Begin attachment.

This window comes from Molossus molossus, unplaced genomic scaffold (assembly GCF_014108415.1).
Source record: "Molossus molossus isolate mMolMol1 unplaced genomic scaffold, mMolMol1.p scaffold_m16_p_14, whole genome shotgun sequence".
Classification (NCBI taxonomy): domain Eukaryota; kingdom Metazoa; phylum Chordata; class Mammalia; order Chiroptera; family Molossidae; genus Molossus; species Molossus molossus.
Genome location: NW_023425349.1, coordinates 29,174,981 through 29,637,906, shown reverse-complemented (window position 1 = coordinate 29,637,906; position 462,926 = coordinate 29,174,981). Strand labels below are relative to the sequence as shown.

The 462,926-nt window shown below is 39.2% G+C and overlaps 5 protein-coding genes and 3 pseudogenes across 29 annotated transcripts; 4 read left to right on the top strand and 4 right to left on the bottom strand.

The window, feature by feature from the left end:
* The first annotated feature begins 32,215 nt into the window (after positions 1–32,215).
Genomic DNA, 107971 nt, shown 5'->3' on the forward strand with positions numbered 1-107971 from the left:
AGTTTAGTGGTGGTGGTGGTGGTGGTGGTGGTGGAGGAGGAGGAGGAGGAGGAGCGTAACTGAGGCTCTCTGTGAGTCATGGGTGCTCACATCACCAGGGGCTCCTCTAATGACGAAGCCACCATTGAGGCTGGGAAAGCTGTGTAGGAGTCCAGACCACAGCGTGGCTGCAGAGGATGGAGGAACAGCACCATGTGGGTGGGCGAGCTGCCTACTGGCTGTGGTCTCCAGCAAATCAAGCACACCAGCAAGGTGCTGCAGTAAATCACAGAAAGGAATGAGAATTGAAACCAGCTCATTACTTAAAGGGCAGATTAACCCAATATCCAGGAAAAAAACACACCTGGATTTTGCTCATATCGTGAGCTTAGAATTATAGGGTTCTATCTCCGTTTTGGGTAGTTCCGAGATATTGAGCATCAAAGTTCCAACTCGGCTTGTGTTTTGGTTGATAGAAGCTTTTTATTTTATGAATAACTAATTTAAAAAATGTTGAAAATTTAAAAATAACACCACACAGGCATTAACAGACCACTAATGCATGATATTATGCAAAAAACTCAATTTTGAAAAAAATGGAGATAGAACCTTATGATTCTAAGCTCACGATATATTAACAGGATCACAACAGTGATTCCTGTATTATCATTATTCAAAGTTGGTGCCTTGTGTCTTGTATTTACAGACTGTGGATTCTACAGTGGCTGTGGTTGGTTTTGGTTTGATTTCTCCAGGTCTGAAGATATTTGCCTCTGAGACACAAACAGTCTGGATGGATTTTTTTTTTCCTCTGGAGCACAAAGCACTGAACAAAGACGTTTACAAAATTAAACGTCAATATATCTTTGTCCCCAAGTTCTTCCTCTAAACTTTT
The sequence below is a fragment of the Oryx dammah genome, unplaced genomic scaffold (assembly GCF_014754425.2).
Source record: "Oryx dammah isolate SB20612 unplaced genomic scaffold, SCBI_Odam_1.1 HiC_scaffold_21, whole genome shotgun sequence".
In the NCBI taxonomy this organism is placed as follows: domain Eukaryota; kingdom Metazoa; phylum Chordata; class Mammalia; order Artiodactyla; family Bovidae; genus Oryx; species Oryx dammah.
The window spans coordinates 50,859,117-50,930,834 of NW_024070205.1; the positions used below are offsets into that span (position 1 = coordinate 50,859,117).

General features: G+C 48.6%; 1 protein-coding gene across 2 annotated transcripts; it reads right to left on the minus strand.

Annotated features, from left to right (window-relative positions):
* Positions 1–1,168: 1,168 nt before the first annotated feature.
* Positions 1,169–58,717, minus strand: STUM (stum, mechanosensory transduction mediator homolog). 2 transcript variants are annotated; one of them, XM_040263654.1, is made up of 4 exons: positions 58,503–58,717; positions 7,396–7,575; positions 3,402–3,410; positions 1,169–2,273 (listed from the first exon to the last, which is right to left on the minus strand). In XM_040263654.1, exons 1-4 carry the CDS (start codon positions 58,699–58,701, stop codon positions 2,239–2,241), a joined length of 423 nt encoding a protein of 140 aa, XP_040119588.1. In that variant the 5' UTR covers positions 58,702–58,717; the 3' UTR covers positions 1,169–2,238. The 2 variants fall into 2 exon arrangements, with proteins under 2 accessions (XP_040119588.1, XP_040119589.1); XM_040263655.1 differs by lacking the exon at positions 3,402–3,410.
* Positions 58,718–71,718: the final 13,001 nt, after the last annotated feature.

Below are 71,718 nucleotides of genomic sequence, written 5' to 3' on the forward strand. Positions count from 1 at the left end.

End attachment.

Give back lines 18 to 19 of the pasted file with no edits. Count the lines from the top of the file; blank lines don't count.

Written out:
* Positions 58,718–71,718: the final 13,001 nt, after the last annotated feature.

Below are 71,718 nucleotides of genomic sequence, written 5' to 3' on the forward strand. Positions count from 1 at the left end.